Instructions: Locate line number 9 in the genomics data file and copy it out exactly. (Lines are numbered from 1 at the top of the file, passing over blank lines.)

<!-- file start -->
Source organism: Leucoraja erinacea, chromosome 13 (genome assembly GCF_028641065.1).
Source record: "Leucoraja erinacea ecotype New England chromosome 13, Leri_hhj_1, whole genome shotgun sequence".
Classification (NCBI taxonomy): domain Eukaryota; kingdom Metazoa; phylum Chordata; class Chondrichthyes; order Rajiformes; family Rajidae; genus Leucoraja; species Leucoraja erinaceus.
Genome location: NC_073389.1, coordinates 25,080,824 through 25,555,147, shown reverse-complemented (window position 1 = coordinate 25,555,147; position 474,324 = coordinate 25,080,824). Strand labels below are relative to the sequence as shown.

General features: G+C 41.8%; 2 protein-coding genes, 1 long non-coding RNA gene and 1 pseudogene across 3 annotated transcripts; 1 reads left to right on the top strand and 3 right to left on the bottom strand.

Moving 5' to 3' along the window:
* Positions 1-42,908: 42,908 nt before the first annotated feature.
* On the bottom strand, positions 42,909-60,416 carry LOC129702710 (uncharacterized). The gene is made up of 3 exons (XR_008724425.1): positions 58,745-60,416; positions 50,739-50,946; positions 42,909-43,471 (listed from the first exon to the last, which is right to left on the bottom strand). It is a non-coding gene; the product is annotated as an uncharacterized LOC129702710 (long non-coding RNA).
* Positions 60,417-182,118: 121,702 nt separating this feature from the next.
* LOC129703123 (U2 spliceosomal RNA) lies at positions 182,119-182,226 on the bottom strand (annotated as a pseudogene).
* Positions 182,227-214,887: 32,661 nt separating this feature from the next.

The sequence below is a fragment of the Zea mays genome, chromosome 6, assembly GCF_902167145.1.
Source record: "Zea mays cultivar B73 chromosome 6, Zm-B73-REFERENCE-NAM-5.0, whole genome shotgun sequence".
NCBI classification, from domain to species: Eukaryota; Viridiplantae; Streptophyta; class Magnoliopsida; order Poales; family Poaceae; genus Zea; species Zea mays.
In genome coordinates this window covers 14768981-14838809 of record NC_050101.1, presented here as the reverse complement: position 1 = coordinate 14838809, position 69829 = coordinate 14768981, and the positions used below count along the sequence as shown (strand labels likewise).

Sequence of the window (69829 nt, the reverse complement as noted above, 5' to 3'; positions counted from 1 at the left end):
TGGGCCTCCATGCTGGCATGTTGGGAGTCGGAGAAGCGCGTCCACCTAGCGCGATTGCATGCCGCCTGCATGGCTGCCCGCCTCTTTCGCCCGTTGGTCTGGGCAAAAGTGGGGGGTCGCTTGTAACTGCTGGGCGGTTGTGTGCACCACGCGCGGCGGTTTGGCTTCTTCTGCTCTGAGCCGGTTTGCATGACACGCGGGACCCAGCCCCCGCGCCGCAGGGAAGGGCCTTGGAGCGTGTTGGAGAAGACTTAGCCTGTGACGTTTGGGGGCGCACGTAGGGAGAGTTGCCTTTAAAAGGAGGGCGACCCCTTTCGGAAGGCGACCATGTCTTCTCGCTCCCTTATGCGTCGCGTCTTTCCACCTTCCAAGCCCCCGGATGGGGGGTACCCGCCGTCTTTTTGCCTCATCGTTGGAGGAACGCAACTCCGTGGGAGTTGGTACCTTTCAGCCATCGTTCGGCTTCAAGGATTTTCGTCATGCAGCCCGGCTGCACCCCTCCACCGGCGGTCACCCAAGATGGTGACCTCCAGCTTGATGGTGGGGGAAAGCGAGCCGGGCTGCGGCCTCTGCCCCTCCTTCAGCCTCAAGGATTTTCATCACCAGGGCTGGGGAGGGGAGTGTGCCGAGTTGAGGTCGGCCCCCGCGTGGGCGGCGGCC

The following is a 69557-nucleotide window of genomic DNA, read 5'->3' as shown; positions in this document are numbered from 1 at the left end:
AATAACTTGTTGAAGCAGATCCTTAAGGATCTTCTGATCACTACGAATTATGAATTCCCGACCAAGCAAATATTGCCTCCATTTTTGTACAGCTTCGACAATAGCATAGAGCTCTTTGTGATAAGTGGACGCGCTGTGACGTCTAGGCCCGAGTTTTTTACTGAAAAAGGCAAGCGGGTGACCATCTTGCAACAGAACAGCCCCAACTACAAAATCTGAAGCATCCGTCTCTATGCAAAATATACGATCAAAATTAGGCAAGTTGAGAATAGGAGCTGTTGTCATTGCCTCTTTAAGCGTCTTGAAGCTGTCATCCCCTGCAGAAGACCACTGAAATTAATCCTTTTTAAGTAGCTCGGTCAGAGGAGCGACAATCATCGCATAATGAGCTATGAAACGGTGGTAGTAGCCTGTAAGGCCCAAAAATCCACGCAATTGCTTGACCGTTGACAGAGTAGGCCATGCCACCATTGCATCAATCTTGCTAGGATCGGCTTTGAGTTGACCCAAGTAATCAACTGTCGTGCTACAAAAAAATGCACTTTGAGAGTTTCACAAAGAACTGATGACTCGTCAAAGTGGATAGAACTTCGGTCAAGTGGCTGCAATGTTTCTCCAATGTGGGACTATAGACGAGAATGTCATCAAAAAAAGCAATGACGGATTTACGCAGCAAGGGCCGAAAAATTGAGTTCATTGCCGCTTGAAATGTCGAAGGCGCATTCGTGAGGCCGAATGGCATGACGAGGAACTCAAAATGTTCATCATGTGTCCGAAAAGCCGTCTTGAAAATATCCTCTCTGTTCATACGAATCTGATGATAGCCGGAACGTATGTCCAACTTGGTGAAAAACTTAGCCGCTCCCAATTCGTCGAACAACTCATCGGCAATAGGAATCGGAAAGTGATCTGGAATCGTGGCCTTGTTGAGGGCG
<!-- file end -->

* Positions 60,417-182,118: 121,702 nt separating this feature from the next.